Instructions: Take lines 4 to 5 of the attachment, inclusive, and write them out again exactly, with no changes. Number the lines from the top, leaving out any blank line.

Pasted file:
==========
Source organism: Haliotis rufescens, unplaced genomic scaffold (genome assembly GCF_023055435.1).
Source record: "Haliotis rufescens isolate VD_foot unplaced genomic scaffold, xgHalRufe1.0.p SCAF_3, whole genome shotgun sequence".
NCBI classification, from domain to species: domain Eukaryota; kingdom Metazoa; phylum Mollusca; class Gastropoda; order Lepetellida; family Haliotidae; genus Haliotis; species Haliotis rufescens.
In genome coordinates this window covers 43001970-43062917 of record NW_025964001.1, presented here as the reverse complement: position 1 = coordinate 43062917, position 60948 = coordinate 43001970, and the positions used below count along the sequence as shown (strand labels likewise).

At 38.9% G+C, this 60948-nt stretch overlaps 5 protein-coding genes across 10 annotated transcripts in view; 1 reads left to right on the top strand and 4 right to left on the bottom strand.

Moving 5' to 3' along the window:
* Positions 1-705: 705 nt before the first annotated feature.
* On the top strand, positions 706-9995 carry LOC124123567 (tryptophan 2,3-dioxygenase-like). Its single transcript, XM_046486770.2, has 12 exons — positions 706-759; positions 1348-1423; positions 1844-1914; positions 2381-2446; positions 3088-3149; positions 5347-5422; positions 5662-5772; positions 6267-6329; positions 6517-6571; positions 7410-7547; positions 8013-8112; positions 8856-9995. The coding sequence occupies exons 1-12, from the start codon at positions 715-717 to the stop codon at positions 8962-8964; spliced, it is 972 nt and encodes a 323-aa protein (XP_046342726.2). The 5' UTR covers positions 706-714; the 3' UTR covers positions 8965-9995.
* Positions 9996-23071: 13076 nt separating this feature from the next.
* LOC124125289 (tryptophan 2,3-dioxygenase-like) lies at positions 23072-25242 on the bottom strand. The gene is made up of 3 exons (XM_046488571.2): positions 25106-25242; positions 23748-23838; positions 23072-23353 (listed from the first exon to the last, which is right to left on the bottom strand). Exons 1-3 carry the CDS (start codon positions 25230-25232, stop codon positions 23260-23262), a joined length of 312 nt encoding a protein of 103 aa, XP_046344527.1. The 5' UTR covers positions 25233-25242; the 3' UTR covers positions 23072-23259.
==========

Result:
In genome coordinates this window covers 43001970-43062917 of record NW_025964001.1, presented here as the reverse complement: position 1 = coordinate 43062917, position 60948 = coordinate 43001970, and the positions used below count along the sequence as shown (strand labels likewise).

At 38.9% G+C, this 60948-nt stretch overlaps 5 protein-coding genes across 10 annotated transcripts in view; 1 reads left to right on the top strand and 4 right to left on the bottom strand.